Opéra Nice Côte d’Azur stages a new version of Jules Massenet’s opera Werther in the first week of June.
This four-act lyric drama in five scenes, with a French libretto by Édouard Blau, Paul Milliet and Georges Hartmann, is adapted from the German novel The Sorrows of Young Werther by Johann Wolfgang von Goethe, a book based on both fact and on Goethe’s early life. Massenet composed the opera between 1885 and 1887, setting it in the small town of Wetzlar, north of Frankfurt, where Goethe had been living when he wrote the novel.
Werther was rejected by Léon Carvalho, director of the Opéra-Comique, because he thought it too depressing, and it was only after Massenet’s Manon was successfully staged in Vienna that the management of the Vienna Court Opera requested a follow-up from Massenet. Werther was translated into German by Max Kalbeck, and the opera premiered in Vienna on February 16, 1892.
Also in Paris, it was only the popularity of Manon that persuaded the Opéra-Comique to stage Werther at the theatre in 1893, but its success was limited, and it was withdrawn from the repertoire. The following year Werther was staged by the Metropolitan Opera in New York, and then in Chicago, New Orleans, Milan, and throughout the French provinces, with a single performance at Covent Garden as well. In 1903, a highly successful revival by Albert Carré was staged at the Opéra-Comique, and today, Werther is Massenet’s second most popular work worldwide – after Manon.
The opera tells of the rather dreary young poet Werther who is asked by Charlotte’s father to accompany her to a ball, as her fiancé Albert has been gone for several months. Werther falls in love with Charlotte, but she goes ahead with her marriage to Albert as she had promised her dying mother she would. Werther is inconsolable and Charlotte ultimately realises that she is in love with him too. When Werther borrows pistols from Albert – on the pretext of going hunting – Charlotte is overcome with worry and rushes off to find Werther, only to find him dying of gunshot wounds. They both declare their love for each other before he dies.
The title role in this Nice Opera production of Werther is sung by French tenor Thomas Bettinger – whose voice is described by Forum Opera as “warm, powerful and well conducted” – and who has previously sung the role at Marseilles Opera. Mr Bettinger has performed in most of the major opera houses across France, including the Opéra Garnier in Paris, in a wide range of roles such as Cavaradossi in Puccini’s Tosca, Lt Pinkerton in his Madame Butterfly, Chevalier des Grieux in Massenet’s Manon, Lenski in Tchaikovsky’s Eugene Onegin, Alfredo in Verdi’s La Traviata and Don José in Bizet’s Carmen. In the concert hall, Thomas Bettinger has sung the tenor part in Beethoven’s 9th Symphony at the Madeleine Church in Paris as well as in Bordeaux and Avignon, and in Haydn’s Creation at Avignon Opéra.
Anaïk Morel takes the role of Charlotte. Following successful appearances in Richard Strauss’ Ariadne auf Naxos in Hamburg and Toulouse, in Bizet’s Carmen at the Royal Opera House, Covent Garden, and Poulenc’s Dialogues des Carmélites in Toulouse, the French mezzo-soprano – whose voice is described by Classical Source as “agile and alluring” – will again perform in Hamburg – in the title role of Carmen and as Marguerite in Berlioz’s La Damnation de Faust. A passionate interpreter of French songs and Lieder, Anaïk Morel regularly appears in concert and recital, having performed at the Salzburg Festival, and with the ensembles such as Orchestre Symphonique de Montréal, Les Musiciens du Louvre, Les Siècles, the Brussels Philharmonic and Musique des Lumières.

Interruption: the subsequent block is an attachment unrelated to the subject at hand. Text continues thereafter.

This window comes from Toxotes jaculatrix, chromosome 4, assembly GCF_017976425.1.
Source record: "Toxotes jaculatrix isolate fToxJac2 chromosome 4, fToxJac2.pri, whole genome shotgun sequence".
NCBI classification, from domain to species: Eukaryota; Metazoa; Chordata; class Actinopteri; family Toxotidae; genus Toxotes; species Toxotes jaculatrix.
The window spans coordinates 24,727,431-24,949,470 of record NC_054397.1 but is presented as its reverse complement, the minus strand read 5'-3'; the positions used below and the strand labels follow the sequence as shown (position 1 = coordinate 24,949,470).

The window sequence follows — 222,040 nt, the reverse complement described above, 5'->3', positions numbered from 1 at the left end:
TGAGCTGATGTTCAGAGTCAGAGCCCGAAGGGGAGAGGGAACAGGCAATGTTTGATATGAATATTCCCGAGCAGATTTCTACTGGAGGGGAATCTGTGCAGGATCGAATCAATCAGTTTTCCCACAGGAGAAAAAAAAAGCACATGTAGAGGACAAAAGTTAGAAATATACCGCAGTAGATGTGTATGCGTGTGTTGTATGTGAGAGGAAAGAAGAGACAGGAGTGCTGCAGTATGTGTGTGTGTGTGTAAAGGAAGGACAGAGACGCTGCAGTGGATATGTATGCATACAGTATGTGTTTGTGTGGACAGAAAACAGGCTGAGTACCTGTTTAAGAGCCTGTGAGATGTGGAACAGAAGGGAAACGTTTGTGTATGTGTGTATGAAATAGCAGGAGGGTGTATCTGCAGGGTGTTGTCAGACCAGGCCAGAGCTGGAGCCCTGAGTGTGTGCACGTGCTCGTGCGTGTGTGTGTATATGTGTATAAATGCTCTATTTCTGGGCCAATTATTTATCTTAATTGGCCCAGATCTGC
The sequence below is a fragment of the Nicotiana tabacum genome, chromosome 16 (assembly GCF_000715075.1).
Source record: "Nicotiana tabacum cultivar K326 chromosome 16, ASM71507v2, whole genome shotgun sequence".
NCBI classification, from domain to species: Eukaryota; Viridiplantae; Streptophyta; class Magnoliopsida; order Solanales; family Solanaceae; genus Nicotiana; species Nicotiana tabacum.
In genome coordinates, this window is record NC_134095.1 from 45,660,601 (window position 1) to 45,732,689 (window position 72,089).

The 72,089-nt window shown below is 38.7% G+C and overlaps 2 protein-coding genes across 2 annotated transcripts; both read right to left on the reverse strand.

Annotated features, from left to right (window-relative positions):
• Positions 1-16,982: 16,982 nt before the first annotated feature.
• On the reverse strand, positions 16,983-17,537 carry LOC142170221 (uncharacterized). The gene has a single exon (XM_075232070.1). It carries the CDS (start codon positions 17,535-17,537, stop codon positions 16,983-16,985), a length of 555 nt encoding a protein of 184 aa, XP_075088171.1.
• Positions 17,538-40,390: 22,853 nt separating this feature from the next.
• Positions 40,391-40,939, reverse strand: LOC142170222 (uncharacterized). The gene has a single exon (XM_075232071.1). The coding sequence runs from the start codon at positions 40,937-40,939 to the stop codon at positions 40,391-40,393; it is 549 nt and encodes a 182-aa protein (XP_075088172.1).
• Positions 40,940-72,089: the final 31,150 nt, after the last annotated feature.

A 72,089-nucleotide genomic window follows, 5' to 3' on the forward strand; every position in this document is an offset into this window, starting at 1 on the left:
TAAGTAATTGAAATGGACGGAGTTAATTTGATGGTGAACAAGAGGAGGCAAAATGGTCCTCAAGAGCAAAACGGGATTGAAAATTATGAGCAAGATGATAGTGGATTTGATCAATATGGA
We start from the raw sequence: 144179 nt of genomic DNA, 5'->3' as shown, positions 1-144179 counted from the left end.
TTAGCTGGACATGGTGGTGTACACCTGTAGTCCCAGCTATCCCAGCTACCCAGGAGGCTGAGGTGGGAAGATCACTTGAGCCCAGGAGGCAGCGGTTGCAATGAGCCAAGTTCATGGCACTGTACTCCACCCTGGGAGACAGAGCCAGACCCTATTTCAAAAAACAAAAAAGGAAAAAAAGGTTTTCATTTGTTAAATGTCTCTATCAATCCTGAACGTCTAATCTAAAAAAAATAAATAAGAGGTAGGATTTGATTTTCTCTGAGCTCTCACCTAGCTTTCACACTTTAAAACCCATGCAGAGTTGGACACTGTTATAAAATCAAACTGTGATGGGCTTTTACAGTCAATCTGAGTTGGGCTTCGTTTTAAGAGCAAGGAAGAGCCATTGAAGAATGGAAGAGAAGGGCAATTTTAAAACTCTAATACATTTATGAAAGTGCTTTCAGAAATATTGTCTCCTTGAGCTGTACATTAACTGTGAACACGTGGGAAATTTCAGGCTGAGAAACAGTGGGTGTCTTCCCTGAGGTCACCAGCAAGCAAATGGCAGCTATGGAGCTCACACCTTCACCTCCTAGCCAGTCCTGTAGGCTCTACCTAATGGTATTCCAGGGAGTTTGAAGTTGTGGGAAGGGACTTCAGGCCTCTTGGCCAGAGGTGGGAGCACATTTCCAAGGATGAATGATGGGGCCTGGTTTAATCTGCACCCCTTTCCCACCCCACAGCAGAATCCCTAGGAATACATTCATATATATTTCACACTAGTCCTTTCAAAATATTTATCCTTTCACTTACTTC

Sophie is sung by French soprano Jeanne Gérard. Acclaimed
for her “powerful acting” and her “transcendent voice” (Revizor), she will be seen in the role of Pamina in Mozart’s Die Zauberflöte at the Grand Théâtre, Scène Nationale de Mâcon, in that of Dorinda in Thomas Adès’ The Tempest, and The Second Woman in Purcell’s Dido and Aeneas. As a concert performer, Ms Gérard has appeared at the Chorégies d’Orange, Verbier Music Festival, Concert Hommage à Beethoven at the Opéra National de Paris and the Aix-en-Provence Festival de Pâques.
French Baritone Jean-Luc Ballestra takes the role of Albert. Past appearances include those at Opéra de Paris, Opéra de Nice, Le Monnaie in Brussels, Liceu in Barcelona, Teatro Real in Madrid, and with the Glyndebourne Touring Opera. Apart from the role of Albert, his repertoire includes those of Masetto in Mozart’s Don Giovanni, Silvano in Verdi’s Un ballo in Maschera, Marcello in Puccini’s La Bohème, Lescaut in Puccini’s Manon Lescaut and Escamillo in Bizet’s Carmen. He made his American debut with the San Francisco Symphony in Ravel’s L’Heure Espagnole, and has also sung at the Salzburg, Vienna and Aix-en-Provence festivals.
Also in the cast are Ugo Rabec as Le Bailli, Thomas Morris as Schmidt, Laurent Deleuil as Johann, Victoria Dupuy as Kätchen and Philippe Zang as Brühlmann.
The Nice Philharmonic Orchestra and the Nice Opera Children’s Chorus (director Philippe Négrel) are led by Jacques Lacombe, Music and Artistic Director of the Orchestre symphonique de Mulhouse. He has also served as Principal Conductor of the Bonn Opera, Music Director of Orchestre symphonique de Trois-Rivières and of Orchestre de Lorraine in Metz. Maestro Lacombe is a former Music Director of the New Jersey Symphony Orchestra, and principal guest conductor of Orchestre Symphonique de Montréal.
Stage, production and costume design are by Sandra Pocceschi and Giacomo Strada, and lighting by Giacomo Gorini.
The Opéra Nice Côte d’Azur production of Massenet’s Werther takes place on 2nd, 4th and 6th June. For further information and tickets visit the Nice Opera website. Tickets may also be reserved by telephone on
04 92 17 40 79.
Information sourced from:
Nice Opera programme notes
This article originally appeared in Riviera Buzz